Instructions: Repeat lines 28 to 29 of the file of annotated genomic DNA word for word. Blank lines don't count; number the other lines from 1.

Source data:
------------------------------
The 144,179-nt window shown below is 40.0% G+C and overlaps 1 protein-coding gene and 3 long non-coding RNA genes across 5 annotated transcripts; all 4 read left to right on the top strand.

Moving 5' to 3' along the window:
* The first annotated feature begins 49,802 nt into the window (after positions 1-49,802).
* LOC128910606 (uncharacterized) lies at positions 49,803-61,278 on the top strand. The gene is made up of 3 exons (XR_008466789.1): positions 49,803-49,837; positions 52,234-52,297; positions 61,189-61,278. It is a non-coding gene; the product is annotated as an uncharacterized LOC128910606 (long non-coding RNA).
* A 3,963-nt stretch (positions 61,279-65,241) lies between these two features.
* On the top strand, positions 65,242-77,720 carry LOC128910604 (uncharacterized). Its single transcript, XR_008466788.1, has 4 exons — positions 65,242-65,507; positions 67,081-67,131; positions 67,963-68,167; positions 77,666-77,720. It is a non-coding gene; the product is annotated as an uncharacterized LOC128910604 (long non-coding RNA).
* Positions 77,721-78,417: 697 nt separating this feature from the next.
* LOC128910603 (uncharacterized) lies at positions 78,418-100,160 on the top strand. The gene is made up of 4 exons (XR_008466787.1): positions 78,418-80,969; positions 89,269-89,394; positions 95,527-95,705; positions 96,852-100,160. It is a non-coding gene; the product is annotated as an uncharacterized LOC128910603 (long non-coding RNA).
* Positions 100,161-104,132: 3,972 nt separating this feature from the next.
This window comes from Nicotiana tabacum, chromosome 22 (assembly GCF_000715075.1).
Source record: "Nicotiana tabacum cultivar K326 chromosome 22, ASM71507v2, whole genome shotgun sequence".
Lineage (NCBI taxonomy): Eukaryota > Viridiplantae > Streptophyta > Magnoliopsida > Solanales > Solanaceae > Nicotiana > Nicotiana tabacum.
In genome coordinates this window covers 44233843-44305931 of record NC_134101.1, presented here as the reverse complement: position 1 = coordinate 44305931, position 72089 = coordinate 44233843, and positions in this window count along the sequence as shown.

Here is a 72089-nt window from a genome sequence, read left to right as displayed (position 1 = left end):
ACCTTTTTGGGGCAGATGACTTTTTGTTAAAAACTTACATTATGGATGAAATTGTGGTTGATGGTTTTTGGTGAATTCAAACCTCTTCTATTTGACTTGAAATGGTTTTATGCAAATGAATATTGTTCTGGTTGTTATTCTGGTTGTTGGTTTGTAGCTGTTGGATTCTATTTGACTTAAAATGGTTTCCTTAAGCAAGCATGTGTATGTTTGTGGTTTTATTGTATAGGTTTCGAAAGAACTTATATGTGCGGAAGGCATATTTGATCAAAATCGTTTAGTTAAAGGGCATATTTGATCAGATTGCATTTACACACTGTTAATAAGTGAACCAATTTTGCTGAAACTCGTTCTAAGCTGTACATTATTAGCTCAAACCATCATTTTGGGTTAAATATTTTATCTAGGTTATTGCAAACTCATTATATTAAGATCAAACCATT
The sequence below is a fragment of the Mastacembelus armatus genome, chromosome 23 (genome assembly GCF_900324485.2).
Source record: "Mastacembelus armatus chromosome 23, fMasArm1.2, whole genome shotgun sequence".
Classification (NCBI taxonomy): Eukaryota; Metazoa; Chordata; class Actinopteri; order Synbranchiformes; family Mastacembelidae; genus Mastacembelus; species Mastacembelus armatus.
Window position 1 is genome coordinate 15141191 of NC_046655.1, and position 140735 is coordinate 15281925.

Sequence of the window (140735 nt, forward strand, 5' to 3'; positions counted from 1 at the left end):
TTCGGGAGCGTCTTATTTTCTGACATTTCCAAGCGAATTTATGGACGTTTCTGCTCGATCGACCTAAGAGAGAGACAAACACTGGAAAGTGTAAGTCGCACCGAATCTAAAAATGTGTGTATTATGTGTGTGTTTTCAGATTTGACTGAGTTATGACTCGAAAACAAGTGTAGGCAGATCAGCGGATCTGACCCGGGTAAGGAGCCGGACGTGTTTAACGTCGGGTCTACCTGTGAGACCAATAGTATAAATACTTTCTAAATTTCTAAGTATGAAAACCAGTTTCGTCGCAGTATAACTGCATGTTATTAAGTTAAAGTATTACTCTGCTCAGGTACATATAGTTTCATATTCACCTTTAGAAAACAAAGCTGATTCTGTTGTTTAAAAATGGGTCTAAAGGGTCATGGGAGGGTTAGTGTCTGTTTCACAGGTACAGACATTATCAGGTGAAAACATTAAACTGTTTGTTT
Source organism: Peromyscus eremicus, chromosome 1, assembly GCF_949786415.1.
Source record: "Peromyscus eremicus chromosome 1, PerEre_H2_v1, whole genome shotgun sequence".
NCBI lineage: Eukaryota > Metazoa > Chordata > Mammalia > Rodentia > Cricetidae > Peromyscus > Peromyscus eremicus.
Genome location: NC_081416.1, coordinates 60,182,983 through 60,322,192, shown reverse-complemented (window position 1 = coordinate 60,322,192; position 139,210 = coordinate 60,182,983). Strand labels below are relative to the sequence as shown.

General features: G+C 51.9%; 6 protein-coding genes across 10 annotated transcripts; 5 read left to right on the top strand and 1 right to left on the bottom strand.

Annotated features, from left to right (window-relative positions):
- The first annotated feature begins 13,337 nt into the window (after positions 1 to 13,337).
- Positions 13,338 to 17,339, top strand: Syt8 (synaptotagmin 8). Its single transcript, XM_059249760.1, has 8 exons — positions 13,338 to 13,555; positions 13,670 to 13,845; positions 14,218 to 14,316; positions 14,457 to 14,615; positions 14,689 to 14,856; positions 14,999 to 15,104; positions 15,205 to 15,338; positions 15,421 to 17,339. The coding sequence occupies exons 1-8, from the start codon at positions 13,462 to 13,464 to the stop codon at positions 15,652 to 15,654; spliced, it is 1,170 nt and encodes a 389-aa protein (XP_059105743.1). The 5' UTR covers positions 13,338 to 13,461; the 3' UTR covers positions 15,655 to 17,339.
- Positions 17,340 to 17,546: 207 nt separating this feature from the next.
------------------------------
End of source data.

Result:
- The first annotated feature begins 13,337 nt into the window (after positions 1 to 13,337).
- Positions 13,338 to 17,339, top strand: Syt8 (synaptotagmin 8). Its single transcript, XM_059249760.1, has 8 exons — positions 13,338 to 13,555; positions 13,670 to 13,845; positions 14,218 to 14,316; positions 14,457 to 14,615; positions 14,689 to 14,856; positions 14,999 to 15,104; positions 15,205 to 15,338; positions 15,421 to 17,339. The coding sequence occupies exons 1-8, from the start codon at positions 13,462 to 13,464 to the stop codon at positions 15,652 to 15,654; spliced, it is 1,170 nt and encodes a 389-aa protein (XP_059105743.1). The 5' UTR covers positions 13,338 to 13,461; the 3' UTR covers positions 15,655 to 17,339.